Nothing is so beautiful as Spring—when weeds, in wheels, shoot long and lovely and lush; Thrush’s eggs look little low heavens, and thrush through the echoing timber does so rinse and wring the ear, it strikes like lightnings to hear him sing; The glassy peartree leaves and blooms, they brush the descending blue; that blue is all in a rush with richness; the racing lambs too have fair their fling.
What is all this juice and all this joy? A strain of the earth’s sweet being in the beginning in Eden garden.
—from “Spring” by Gerard Manley Hopkins
In normal life we hardly realize how much more we receive than we give, and life cannot be rich without such gratitude. It is so easy to overestimate the importance of our own achievements compared with what we owe to the help of others.
Today is my birthday. I’m thirty-six.
In some ways, this year was very much like the year that came before it, which is a blessing, as far as I’m concerned. While I have waxed philosophical on my birthday in previous years, I find that I don’t have so much to say this year. Things are good. My life is proceeding, largely, without interruption. I pray it will always be so.
In light of the above quote, I wish to offer birth-day thanks to family, friends, and kind strangers who have helped to shape this life for which I am so grateful. Far or near, you all enrich my life so much.
Everything was beautifully organized and the flow of people moved smoothly and organically from place to place. Our first stop was the baby animal barn, where we saw some adorable baby bunnies, lambs, and chicks. We also perused the museum (in the same building) which has many displays about old farm equipment. I was surprised that Zane was actually interested in the displays and wanted to chat about them. Next we ordered a picnic-to-go from the dairy bar, which contained locally made crackers and the farm’s own cheese, plus some fruit, and Zane also had a chocolate ice cream. We set everything out on the grass and soaked up some warm, spring sun. Even though there were lots of folks wandering around, and many others having picnics, it didn’t seem at all crowded. At the end of the day we took a horse-drawn hay ride. It was about as perfect a day as one could hope for.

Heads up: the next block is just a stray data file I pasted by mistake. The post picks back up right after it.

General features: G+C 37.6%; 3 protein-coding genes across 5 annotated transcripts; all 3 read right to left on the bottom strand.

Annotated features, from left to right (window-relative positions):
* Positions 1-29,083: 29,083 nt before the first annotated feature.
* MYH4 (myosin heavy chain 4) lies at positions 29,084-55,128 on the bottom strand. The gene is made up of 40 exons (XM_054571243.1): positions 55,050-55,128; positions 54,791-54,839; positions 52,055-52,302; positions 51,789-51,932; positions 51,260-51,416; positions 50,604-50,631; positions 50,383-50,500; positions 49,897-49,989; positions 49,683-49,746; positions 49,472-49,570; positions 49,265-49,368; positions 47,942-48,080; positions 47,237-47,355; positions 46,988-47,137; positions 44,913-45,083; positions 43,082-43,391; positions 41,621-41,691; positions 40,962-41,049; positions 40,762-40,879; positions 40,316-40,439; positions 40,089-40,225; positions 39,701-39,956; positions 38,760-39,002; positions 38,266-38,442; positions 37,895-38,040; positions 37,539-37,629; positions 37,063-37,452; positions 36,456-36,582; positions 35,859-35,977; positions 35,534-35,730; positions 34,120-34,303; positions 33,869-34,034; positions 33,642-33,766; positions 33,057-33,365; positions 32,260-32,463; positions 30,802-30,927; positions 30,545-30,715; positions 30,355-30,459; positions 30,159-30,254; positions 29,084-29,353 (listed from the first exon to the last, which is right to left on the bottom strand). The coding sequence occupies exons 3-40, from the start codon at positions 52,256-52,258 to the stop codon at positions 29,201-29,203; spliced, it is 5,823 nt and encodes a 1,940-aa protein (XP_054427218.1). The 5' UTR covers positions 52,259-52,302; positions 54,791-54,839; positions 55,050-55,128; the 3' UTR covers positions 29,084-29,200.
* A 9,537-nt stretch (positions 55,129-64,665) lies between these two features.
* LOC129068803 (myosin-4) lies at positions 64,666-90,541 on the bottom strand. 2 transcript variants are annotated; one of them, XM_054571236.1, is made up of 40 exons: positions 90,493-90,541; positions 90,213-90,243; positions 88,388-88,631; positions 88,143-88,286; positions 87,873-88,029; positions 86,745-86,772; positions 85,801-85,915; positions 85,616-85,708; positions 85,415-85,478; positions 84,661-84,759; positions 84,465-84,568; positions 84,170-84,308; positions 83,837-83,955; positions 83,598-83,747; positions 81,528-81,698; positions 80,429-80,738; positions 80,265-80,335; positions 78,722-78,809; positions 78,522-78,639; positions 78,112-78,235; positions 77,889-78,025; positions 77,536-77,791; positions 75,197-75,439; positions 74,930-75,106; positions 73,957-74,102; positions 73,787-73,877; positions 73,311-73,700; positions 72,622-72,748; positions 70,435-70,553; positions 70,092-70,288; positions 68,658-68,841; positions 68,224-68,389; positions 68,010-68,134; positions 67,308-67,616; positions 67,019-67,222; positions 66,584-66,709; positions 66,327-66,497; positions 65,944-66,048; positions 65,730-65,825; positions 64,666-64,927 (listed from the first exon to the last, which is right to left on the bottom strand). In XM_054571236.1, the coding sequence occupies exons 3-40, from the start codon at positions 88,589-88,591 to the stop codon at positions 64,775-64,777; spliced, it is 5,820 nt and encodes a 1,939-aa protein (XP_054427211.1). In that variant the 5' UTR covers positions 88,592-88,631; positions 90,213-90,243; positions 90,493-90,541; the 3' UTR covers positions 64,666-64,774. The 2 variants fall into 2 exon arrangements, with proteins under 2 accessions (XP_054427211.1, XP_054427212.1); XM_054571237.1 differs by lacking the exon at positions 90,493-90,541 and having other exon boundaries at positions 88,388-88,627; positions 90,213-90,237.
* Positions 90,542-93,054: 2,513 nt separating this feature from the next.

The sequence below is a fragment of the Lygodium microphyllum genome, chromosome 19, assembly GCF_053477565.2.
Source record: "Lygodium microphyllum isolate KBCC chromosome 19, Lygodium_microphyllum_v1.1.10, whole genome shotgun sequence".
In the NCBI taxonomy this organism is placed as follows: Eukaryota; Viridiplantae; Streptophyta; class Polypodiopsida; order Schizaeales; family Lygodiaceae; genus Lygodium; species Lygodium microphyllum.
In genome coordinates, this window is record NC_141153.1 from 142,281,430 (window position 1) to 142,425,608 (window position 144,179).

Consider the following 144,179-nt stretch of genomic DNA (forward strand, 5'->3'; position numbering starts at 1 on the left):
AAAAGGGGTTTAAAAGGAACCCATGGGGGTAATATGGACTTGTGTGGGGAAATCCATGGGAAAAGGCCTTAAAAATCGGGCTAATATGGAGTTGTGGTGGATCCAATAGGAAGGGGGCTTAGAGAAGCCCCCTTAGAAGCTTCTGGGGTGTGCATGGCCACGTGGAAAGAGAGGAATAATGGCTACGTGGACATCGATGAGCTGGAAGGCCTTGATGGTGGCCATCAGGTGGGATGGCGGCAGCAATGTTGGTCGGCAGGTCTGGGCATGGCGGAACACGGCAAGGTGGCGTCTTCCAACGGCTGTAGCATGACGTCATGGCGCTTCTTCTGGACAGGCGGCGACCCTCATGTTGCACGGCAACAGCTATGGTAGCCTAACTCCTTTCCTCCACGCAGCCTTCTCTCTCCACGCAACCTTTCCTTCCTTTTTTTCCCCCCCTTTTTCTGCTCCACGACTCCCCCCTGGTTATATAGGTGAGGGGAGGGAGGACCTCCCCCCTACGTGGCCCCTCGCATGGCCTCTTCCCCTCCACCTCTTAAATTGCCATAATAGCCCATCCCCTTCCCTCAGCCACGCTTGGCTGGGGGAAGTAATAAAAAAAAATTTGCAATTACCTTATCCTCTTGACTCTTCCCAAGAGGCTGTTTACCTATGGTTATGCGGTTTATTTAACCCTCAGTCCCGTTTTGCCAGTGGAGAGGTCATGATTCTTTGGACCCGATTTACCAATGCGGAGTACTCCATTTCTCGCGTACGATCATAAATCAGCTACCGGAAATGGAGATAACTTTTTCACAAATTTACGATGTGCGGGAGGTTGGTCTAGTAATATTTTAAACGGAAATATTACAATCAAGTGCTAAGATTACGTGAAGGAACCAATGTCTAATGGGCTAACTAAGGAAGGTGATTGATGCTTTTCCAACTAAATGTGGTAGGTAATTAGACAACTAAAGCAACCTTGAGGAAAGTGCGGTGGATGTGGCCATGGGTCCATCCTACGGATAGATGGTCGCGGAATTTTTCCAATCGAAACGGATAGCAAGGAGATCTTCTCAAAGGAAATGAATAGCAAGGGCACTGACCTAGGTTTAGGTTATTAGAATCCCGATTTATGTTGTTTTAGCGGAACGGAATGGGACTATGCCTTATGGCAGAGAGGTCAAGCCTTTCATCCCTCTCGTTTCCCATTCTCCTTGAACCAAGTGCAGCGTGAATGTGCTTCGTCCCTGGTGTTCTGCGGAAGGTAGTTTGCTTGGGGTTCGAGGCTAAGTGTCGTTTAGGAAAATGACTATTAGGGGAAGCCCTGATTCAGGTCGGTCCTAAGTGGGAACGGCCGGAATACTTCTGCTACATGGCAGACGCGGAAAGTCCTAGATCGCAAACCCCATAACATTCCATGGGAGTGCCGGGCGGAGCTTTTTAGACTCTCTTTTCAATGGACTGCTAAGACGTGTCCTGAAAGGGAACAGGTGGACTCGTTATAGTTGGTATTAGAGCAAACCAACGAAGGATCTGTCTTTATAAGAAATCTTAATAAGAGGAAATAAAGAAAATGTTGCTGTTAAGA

Lillia: This month you have been very sad. In fact, you have been sad for a long time. I think these pictures tell the story better than I ever could with my words. Being thirteen is terrible—it is for everyone. Knowing that doesn’t make it any easier to watch you go through this season of your life. The inner turmoil you feel is palpable, and there is nothing I want more than to find some way to relieve your pain. But, I can’t. It might seem like I don’t care how you feel, but I do—sometimes my only option is to be the parachute creating resistance as you fall. In the turbulence of the descent, I hope you can hear me telling you over and over again how wonderful and deeply loved you are.
Zane: This month you have really been enjoying Lego Club on Thursdays after school. You’ve been collaborating with other kids to make all kinds of interesting structures, including some sort of marble maze. You also had a terrible tummy bug this month, which went on for so long that I actually thought there was something seriously wrong with you. Of course, as soon as I made an appointment for you to see the doctor you perked right up. It’s nice to have you back to your normal self, but I guess I needed to be reminded that I should never take your health for granted.